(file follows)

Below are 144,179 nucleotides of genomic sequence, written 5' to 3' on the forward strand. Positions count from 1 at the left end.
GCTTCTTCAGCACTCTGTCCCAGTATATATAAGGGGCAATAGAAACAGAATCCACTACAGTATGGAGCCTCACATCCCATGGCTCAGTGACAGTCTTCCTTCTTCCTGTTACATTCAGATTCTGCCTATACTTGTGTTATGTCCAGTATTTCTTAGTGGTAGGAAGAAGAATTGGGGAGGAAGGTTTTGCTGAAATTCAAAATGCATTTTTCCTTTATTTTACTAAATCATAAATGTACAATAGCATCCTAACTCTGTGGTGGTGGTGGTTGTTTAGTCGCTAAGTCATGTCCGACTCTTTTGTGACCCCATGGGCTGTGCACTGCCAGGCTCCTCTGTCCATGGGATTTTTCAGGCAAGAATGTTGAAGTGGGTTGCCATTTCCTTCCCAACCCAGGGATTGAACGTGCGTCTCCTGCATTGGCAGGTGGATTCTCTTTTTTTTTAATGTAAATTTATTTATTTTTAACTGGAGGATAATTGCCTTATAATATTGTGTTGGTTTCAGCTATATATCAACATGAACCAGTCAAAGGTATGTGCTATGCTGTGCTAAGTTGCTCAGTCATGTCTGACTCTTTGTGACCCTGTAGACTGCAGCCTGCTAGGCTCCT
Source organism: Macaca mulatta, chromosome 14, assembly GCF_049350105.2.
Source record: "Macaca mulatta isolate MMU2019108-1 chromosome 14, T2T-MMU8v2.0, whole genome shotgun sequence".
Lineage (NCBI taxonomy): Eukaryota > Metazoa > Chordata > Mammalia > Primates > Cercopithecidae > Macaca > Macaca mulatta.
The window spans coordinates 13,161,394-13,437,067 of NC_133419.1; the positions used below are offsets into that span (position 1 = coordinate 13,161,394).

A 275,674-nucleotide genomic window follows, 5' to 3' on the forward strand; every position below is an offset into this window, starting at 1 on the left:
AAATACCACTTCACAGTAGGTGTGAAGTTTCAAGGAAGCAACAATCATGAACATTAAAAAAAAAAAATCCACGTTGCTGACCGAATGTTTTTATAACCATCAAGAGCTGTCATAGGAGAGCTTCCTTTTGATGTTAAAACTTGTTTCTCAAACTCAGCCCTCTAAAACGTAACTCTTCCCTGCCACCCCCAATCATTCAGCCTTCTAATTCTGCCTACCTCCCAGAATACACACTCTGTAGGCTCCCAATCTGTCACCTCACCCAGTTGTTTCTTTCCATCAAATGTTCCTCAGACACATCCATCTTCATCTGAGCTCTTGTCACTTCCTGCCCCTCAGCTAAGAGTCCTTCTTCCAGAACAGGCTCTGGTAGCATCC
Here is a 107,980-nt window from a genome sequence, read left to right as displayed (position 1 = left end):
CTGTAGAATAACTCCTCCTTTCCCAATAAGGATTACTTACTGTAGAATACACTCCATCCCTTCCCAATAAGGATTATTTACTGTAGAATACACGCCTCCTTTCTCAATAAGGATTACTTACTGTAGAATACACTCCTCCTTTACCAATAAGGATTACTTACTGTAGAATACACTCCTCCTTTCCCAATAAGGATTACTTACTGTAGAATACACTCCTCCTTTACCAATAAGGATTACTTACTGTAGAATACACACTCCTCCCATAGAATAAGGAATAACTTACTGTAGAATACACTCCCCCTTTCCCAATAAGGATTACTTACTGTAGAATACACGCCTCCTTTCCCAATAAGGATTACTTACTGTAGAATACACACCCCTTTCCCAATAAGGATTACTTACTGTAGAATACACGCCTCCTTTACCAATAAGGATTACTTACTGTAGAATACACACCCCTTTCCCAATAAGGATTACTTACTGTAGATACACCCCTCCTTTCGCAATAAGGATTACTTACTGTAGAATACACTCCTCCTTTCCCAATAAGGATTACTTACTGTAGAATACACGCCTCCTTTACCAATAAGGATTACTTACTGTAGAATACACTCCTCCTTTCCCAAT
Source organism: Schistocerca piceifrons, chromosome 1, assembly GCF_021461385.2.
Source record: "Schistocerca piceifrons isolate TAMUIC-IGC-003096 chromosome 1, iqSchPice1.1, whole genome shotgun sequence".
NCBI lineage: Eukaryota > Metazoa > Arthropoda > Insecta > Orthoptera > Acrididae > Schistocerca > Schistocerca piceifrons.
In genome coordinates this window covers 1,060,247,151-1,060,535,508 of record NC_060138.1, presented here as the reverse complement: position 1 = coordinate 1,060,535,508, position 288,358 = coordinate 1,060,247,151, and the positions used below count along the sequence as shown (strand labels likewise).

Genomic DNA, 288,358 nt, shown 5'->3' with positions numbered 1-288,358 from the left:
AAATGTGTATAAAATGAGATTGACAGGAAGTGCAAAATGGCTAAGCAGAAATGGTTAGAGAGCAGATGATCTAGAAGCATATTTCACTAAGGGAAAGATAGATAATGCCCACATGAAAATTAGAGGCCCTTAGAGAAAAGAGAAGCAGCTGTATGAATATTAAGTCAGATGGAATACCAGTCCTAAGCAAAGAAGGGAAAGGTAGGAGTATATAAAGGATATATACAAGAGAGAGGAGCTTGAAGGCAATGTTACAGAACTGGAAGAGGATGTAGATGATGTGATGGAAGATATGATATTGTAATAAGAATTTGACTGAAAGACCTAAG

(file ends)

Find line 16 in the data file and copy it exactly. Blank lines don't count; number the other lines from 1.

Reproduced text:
AAATGTGTATAAAATGAGATTGACAGGAAGTGCAAAATGGCTAAGCAGAAATGGTTAGAGAGCAGATGATCTAGAAGCATATTTCACTAAGGGAAAGATAGATAATGCCCACATGAAAATTAGAGGCCCTTAGAGAAAAGAGAAGCAGCTGTATGAATATTAAGTCAGATGGAATACCAGTCCTAAGCAAAGAAGGGAAAGGTAGGAGTATATAAAGGATATATACAAGAGAGAGGAGCTTGAAGGCAATGTTACAGAACTGGAAGAGGATGTAGATGATGTGATGGAAGATATGATATTGTAATAAGAATTTGACTGAAAGACCTAAG